August was a month fraught with market uncertainty. Despite fears of a nuclear war between the United States and North Korea, last month we shared with you our Market Indicators checklist which showed a score +2 and explained how this was supportive of risk assets such as equities, industrial commodities and certain currencies, in spite of this.
With investor anxiety returning on reports of North Korea firing a missile over Japan (sending the Dow Jones down triple digits, and VIX up as much as 20%), we see it as timely to provide an update on what Lex and I see in the same checklist heading in to September.
Our Market Indicators checklist provides a reference for what we should be looking to do as investors over the coming month - and is based on facts, not opinions. The checklist provides a similar process to that followed by many of the best hedge fund managers and professional traders to analyse markets. We have similar versions to assess stocks, currencies and commodities including, and score each factor +1, -1 or 0 depending on whether they are positive, negative or neutral for the coming month. A positive total score indicates a potential buying opportunity, and a negative score suggests that you should look to sell (closing long positions or going short). A neutral score of 0 suggests avoiding trades when there is no clear bias. Let’s take a look at this approach in detail, which is based on our experience as professional investors.
Monthly indicators. The monthly indicators look pretty bad this month, with 5 reds indicating deterioration in the majority of components we track. With the exception of US building permits, each of the PMI indices show declines (although most are well above 50, and therefore still towards healthy levels). Improvement can be seen in container shipments and US retail sales, although insufficient to offset the negative data. The result is a -3 on our monthly indicator scorecard, which receives a -1 on our checklist. It is interesting to note that this scorecard was positive last month, so a reversal is taking place here. Definitely something that Lex and I will be monitoring. (-1)
Short-term indicators. Having seen a negative picture in the monthly indicators, we see reasons to be more optimistic in the short-term indicators. The scorecard has a total of +6, with 7 greens and 2 reds this month. If you dismiss the US Steel Utilization Index as basically unchanged, then the only real decline is in the European Citi Economic Surprise Index. It is worth noting that whilst many of these data are available daily, we look at the month-over-month change here (Trading Club members receive this in our weekly market report every Monday showing the week-to-week change). This is definitely positive for risk markets. (+1)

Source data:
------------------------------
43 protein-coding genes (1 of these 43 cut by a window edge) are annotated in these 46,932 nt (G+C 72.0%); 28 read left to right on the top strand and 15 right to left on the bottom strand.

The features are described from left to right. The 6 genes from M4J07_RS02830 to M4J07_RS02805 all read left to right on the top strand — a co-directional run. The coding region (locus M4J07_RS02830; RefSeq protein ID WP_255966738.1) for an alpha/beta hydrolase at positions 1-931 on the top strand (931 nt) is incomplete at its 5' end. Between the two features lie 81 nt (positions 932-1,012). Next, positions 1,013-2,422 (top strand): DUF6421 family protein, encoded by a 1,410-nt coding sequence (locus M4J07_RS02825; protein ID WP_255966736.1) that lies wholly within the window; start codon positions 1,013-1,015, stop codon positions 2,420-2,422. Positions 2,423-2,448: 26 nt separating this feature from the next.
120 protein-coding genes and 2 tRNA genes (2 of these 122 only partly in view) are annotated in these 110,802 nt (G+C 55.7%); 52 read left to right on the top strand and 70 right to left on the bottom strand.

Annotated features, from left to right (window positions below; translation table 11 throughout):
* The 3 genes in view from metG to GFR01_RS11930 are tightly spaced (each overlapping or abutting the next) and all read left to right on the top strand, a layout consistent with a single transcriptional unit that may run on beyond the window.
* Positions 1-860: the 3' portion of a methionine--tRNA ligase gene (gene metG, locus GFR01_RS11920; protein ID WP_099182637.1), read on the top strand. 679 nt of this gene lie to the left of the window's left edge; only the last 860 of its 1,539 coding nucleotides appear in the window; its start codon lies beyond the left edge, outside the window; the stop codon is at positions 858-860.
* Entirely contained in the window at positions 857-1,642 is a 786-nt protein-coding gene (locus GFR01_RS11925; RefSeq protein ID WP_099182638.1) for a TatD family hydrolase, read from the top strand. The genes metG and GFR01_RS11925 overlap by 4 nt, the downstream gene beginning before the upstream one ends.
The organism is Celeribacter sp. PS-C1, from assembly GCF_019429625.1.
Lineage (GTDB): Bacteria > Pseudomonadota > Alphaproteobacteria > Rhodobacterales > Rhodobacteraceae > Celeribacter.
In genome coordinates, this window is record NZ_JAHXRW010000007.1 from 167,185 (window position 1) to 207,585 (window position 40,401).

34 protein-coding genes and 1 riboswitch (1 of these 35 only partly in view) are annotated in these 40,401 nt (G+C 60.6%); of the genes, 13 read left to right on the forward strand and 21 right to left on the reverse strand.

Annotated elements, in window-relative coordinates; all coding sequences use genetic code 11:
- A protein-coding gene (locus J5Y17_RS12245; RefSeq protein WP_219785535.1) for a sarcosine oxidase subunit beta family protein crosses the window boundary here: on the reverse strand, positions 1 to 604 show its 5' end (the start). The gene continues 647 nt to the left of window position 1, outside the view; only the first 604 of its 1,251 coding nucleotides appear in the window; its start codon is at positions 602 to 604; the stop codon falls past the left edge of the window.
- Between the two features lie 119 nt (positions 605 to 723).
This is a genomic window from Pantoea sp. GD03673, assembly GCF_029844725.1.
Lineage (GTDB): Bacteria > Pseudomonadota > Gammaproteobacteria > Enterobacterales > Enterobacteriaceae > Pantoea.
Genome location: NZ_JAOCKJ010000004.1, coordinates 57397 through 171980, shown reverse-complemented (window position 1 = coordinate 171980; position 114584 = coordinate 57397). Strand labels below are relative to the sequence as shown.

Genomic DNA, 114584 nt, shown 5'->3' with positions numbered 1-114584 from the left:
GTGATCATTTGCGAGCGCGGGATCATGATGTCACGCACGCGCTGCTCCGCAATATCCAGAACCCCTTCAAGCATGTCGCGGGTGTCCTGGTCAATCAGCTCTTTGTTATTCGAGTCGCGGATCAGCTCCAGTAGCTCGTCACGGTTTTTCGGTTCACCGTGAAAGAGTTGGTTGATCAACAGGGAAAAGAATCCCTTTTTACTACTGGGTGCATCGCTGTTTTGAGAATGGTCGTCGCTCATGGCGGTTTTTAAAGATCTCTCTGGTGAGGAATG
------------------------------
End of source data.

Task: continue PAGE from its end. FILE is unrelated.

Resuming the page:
Leading indicators. The leading indicators we track are derived from market prices and therefore updated on a daily basis. As you can see, there are various sectors and sector ratios, emerging market equities, Spain Credit Default Swaps and commodity prices including crude oil, iron ore and copper. Last month the scorecard showed improvement in all of the measures, which is pretty rare in itself. This month the expansion has normalized, with a mix of red and green leaving the overall scorecard neutral overall. Notable changes can be seen in the semiconductors and industrial metals, and Spain CDS also rose on renewed concerns over sovereign credibility. (0)
Sentiment indicators. We view sentiment as contrarians. Usually if the fundamental picture is improving, then investors will have begun to position accordingly. However, with a neutral leading indicators scorecard and conflicting short-term and monthly indicator readings this month, the read on sentiment is all the more interesting. In this case we see more green than red, and a score of +2 indicating that investors have been mostly acting on fear by selling. Although it is not a particularly high score, it may still be considered a positive for us. (+1)
Overall we see a positive total of +1 on our market indicators checklist heading in to September. Whilst this suggests that investors should expect riskier assets to outperform their ‘safe haven’ counterparts, the overall score has receded from +2 last month. This suggests a note of caution if referring to the checklist in your analysis this month, and reflects perhaps the impact that increased global uncertainty may be having on the real economy.
This suggests that risk assets should outperform 'safe havens’ for the foreseeable future, and supports trading equities and cyclical commodities like crude oil from the long side. Of course, you must then do your homework to discriminate between good and bad investments within risk markets, just as we do in our Trading Club and have featured in our recent blog posts. Of course, you must still do your homework to discriminate between good and bad investments within risk markets, just as we do at our Trading Club. (+1)
Regardless of whether you trade or invest in stocks, currencies or commodities, all markets are influenced by the degree of fear and greed in the market, and risk appetite amongst investors. The factors captured by our market indicators checklist cut through the noise and provide an objective analysis of this to put you at an informational advantage over other investors trading without this clear process. Join us at the Academy to ensure that you are on the right side of the market and apply this same process to stocks, currencies and commodities, with expert analysis from Lex van Dam and myself each month.
Have a great week trading,
Chief Investment Strategist
Lex van Dam Trading Academy
Join James Helliwell and Lex van Dam and receive a full analysis of equities, currencies and commodity markets each month as a Trading Club member.
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